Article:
Some of What Job's Daughters is About
JOB'S DAUGHTERS teaches the time-tested principles of respect for parents and home, loyalty to flag and country, and
reverence for God.
In Job's Daughters a young woman has the opportunity to:
- Build her self-confidence
- Develop Leadership Abilities
- Make new and lasting Friendships
- Enjoy fun activities
- Be of service to Others
All it takes is a relative with proper Masonic relationship to start you on a new, fun-filled, and meaningful experience.
306 Revised 6-97)
History of Our Order
Job's Daughters was founded
in 1920 by a woman named Ethel T. Wead Mick in Nebraska. Mrs. Mick was an active member in the Order of Eastern Star at the
Mrs. Mick wanted to create an
organization that built strong moral character in young women. With the help of leaders from Master Masons and Eastern Star,
she came up with the idea of building an organization for young women between the ages of 10 and 20 – integrating many
of the lessons she learned in Eastern Star.
Job's Daughters has developed
into a youth organization that has thousands of members in five countries: United States, Canada, Australia, Brazil, and the Philipenes.
International, state, and local Job's Daughters bodies help support various charities and local projects. Job's Daughters also has its own official charity, The Hearing Impaired Kids Endowment (H.I.K.E) Fund. Members
of Job’s Daughters have many opportunities to participate in fun activities, meet other young women from diverse backgrounds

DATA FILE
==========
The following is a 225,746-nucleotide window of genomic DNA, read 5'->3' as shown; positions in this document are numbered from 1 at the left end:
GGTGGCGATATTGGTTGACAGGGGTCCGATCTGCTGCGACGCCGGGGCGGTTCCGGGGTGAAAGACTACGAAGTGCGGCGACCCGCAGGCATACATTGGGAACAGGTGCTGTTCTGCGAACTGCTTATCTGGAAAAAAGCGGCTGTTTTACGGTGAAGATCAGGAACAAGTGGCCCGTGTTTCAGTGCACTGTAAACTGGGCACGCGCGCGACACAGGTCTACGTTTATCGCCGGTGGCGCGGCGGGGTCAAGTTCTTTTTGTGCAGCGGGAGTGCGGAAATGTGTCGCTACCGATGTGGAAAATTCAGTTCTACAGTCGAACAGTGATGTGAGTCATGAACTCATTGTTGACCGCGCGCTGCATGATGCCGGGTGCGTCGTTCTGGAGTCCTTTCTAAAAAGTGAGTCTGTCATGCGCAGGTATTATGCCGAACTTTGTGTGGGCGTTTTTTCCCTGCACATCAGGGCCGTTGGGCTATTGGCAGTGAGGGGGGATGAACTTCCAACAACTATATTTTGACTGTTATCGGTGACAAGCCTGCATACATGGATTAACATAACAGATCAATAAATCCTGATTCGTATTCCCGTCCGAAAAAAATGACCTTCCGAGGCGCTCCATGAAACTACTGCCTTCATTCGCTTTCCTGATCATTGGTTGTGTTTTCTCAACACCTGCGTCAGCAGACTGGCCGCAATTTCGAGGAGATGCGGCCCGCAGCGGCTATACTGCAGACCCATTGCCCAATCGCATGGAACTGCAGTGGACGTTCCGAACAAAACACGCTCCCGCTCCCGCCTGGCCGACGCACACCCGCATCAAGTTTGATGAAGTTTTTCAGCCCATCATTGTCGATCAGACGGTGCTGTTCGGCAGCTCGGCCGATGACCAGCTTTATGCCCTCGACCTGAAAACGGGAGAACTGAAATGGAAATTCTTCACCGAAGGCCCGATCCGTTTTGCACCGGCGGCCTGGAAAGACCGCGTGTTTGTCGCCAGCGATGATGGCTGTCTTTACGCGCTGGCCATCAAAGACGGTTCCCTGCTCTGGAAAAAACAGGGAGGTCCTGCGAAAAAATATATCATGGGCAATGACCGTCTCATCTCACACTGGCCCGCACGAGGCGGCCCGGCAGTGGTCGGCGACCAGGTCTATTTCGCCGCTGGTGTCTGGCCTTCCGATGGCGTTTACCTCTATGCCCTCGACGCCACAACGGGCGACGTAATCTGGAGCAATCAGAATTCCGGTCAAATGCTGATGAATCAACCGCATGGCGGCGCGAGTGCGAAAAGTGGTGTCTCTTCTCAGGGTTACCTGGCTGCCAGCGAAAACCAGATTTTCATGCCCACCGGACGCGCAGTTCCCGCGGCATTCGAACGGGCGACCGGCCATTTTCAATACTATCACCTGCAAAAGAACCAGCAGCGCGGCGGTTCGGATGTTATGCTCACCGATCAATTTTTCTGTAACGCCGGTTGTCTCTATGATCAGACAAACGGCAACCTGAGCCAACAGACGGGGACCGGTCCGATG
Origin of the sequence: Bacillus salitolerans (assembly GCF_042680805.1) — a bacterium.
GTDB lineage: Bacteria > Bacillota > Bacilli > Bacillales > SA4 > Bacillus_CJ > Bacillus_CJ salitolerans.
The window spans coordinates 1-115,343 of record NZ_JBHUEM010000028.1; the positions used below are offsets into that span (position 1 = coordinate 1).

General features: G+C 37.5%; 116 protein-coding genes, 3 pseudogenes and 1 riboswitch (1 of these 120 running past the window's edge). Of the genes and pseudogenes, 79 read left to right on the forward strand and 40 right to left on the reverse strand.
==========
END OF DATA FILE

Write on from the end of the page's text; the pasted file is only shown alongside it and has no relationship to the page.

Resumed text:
and countries, and make many friends that last a lifetime.
It's important to note that
while Job's Daughters is religious in nature, it’s not a religion or a substitute for religion. Members are encouraged
to practice their own faith and be active in their own church.
Job's Daughters are the relatives of Master Masons and
from them receive their heritage.
To be a member of Job's Daughters you must be between
the ages of 10 and 20 and be a direct descendant of a Master Mason, adopted daughter by law, step-daughter, step-granddaughter,
sister, half-sister, step-sister, sister-in-law, niece, grandniece, first or second cousin of a Master Mason, or be so related
to his wife or widow...or be the daughter, step-daughter, granddaughter or step-granddaughter, of a Majority Member.
The chances of being related to one of the above listed
is actually rather good. The Guardian Council commonly hunts up family members with a relationship you weren't even aware